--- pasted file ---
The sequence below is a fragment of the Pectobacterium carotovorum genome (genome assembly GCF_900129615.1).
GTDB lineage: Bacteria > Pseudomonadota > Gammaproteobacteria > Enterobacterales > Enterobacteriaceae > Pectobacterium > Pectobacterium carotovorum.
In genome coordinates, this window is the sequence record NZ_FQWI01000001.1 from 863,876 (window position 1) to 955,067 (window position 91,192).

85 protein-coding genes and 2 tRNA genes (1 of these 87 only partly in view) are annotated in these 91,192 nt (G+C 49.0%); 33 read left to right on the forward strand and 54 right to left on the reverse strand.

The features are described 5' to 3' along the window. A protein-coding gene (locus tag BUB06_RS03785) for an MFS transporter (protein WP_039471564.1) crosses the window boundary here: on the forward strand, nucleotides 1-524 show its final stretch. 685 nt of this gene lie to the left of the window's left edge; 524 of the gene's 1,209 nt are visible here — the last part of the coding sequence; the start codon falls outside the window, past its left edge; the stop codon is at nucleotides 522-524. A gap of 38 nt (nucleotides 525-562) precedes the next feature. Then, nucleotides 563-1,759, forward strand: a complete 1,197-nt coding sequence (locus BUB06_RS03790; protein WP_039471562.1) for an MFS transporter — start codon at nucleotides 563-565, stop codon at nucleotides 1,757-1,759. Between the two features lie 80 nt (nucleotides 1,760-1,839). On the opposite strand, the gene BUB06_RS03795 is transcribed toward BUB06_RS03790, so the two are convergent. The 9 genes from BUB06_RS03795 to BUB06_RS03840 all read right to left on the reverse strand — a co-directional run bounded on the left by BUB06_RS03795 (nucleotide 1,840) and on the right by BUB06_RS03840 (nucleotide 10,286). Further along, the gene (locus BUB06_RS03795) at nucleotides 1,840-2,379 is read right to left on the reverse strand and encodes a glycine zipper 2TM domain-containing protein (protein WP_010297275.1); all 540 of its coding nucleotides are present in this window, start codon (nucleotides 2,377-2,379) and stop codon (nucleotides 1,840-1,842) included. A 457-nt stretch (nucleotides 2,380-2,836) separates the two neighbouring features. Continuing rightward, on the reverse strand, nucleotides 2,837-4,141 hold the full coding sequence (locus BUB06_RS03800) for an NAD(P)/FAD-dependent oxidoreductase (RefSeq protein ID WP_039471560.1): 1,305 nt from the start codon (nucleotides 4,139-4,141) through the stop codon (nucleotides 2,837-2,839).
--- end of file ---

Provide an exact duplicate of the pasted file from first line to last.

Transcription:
The sequence below is a fragment of the Pectobacterium carotovorum genome (genome assembly GCF_900129615.1).
GTDB lineage: Bacteria > Pseudomonadota > Gammaproteobacteria > Enterobacterales > Enterobacteriaceae > Pectobacterium > Pectobacterium carotovorum.
In genome coordinates, this window is the sequence record NZ_FQWI01000001.1 from 863,876 (window position 1) to 955,067 (window position 91,192).

85 protein-coding genes and 2 tRNA genes (1 of these 87 only partly in view) are annotated in these 91,192 nt (G+C 49.0%); 33 read left to right on the forward strand and 54 right to left on the reverse strand.

The features are described 5' to 3' along the window. A protein-coding gene (locus tag BUB06_RS03785) for an MFS transporter (protein WP_039471564.1) crosses the window boundary here: on the forward strand, nucleotides 1-524 show its final stretch. 685 nt of this gene lie to the left of the window's left edge; 524 of the gene's 1,209 nt are visible here — the last part of the coding sequence; the start codon falls outside the window, past its left edge; the stop codon is at nucleotides 522-524. A gap of 38 nt (nucleotides 525-562) precedes the next feature. Then, nucleotides 563-1,759, forward strand: a complete 1,197-nt coding sequence (locus BUB06_RS03790; protein WP_039471562.1) for an MFS transporter — start codon at nucleotides 563-565, stop codon at nucleotides 1,757-1,759. Between the two features lie 80 nt (nucleotides 1,760-1,839). On the opposite strand, the gene BUB06_RS03795 is transcribed toward BUB06_RS03790, so the two are convergent. The 9 genes from BUB06_RS03795 to BUB06_RS03840 all read right to left on the reverse strand — a co-directional run bounded on the left by BUB06_RS03795 (nucleotide 1,840) and on the right by BUB06_RS03840 (nucleotide 10,286). Further along, the gene (locus BUB06_RS03795) at nucleotides 1,840-2,379 is read right to left on the reverse strand and encodes a glycine zipper 2TM domain-containing protein (protein WP_010297275.1); all 540 of its coding nucleotides are present in this window, start codon (nucleotides 2,377-2,379) and stop codon (nucleotides 1,840-1,842) included. A 457-nt stretch (nucleotides 2,380-2,836) separates the two neighbouring features. Continuing rightward, on the reverse strand, nucleotides 2,837-4,141 hold the full coding sequence (locus BUB06_RS03800) for an NAD(P)/FAD-dependent oxidoreductase (RefSeq protein ID WP_039471560.1): 1,305 nt from the start codon (nucleotides 4,139-4,141) through the stop codon (nucleotides 2,837-2,839).